This absolutely haunts me.  What if our Christian worship does exactly what the world’s liturgies do:  create self-oriented people committed to their own happiness and success?  The only difference is that we Christians use Christian language to accomplish this.

For example, I have a pastor friend who realized one day that the consumer-oriented marketing they were doing to attract people to their church was EXACTLY CONTRARY to Jesus’ call of discipleship.  If he filled the seats by marketing and meeting people’s felt needs, how could he then say “Okay, Jesus is asking you to pick up your cross, die to yourself, and follow Him.”?  The medium is ultimately much louder than the message.

So what would it look like for our worship gatherings to truly be counter-cultural?  Instead of just repackaging the values of the world in christian language, what kind of worship practices can form us into entirely new kinds of Kingdom people?

I’d love to hear your thoughts!

28

May

An Open Letter to Worship Songwriters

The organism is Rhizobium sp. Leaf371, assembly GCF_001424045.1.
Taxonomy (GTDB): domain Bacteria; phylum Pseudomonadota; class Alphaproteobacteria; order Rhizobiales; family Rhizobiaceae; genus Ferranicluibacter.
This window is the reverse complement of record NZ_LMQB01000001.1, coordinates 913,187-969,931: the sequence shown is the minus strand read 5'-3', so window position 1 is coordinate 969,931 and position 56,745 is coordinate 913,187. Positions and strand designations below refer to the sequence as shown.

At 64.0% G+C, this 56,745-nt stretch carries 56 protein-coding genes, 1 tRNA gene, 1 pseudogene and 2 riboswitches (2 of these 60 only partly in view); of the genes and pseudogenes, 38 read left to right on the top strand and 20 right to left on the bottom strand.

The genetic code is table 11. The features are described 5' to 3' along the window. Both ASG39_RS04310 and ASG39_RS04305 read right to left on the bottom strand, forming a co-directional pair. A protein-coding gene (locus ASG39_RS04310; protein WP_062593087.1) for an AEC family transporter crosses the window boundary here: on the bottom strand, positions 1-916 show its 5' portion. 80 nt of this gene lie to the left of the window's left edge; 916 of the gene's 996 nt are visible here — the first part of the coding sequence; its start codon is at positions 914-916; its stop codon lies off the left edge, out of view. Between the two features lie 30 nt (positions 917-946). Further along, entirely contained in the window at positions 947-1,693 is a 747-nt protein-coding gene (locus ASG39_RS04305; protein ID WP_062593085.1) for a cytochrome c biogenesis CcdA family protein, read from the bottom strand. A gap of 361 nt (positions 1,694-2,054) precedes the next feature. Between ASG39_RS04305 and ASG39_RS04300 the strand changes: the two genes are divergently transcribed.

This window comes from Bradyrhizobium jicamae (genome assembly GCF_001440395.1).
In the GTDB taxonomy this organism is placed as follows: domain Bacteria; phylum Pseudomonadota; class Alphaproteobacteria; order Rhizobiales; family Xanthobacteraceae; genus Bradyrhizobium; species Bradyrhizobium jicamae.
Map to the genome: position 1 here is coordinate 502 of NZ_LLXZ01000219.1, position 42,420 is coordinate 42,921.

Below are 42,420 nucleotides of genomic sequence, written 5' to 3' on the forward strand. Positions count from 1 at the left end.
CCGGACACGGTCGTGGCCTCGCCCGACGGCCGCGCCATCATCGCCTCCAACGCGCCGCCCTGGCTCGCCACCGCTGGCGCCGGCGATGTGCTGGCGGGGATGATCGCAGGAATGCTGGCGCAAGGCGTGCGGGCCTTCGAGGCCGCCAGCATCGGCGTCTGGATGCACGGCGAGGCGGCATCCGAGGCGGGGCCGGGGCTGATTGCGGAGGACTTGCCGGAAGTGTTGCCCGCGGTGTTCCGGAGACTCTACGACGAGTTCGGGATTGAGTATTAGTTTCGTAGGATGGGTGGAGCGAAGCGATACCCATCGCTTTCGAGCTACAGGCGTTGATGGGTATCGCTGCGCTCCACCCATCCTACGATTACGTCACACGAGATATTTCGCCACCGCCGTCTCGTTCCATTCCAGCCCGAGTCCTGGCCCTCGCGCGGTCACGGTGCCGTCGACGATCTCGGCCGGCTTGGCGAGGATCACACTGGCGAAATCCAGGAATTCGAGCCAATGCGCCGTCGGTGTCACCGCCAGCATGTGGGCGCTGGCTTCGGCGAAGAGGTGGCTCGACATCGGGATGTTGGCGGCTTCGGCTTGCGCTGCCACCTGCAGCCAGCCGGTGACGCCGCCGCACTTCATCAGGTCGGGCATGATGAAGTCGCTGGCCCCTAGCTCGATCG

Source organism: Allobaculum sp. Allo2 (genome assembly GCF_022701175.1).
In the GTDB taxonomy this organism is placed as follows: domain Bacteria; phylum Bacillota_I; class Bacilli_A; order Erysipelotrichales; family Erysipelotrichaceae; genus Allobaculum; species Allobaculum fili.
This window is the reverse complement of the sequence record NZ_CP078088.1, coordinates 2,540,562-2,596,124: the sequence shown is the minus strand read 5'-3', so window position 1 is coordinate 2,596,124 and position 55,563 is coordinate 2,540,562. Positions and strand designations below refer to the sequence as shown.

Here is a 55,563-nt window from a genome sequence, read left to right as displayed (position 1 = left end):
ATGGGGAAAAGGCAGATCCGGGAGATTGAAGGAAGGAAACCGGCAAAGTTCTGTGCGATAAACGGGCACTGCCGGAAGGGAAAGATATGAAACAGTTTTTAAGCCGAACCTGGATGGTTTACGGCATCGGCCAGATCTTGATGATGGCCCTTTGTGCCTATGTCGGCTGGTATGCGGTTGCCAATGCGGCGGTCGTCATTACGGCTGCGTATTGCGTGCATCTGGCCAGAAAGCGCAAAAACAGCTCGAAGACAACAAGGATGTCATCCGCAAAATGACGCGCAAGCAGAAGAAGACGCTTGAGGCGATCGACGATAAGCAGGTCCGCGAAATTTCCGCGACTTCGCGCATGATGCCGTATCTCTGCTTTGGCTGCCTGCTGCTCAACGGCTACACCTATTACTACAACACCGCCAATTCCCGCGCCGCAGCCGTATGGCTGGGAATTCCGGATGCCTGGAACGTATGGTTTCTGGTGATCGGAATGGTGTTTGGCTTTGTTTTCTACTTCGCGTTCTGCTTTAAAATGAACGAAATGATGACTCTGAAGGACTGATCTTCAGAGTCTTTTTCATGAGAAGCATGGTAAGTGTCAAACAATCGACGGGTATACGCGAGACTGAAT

Dear Song-Writers, we need you!!

A few years ago, Brian Mclaren wrote an open letter to worship songwriters that I LOVED. He just updated it and further underscored how desperately we need new songs, prayers, and liturgies. And not just the same ideas in new packaging…but to re-imagine our worship language from the ground up.

I couldn’t agree more!

Please take some time to read through this slowly and see how God speaks to You. Like anything, you may not agree with every idea, but see if his appeal for a new way resonates with you. And then let’s get writing and creating!

Blessings…
Aaron

06

May

"The future of worship leadership will look very different from our present. Formation leaders will replace Experience leaders."
In less than 140 characters, Dan Wilt has masterfully captured the very core of what I believe and have been grasping to say. Thank you, Dan.
"Leading an experience" is an important role of a worship leader, but it’s not a high enough goal. Aiming to give people the worship feeling may draw a crowd, but it is not the purpose of the gathered church. We can do so much better. We can aim so much higher: practicing together to become disciples in the name of Jesus and the power of the Spirit.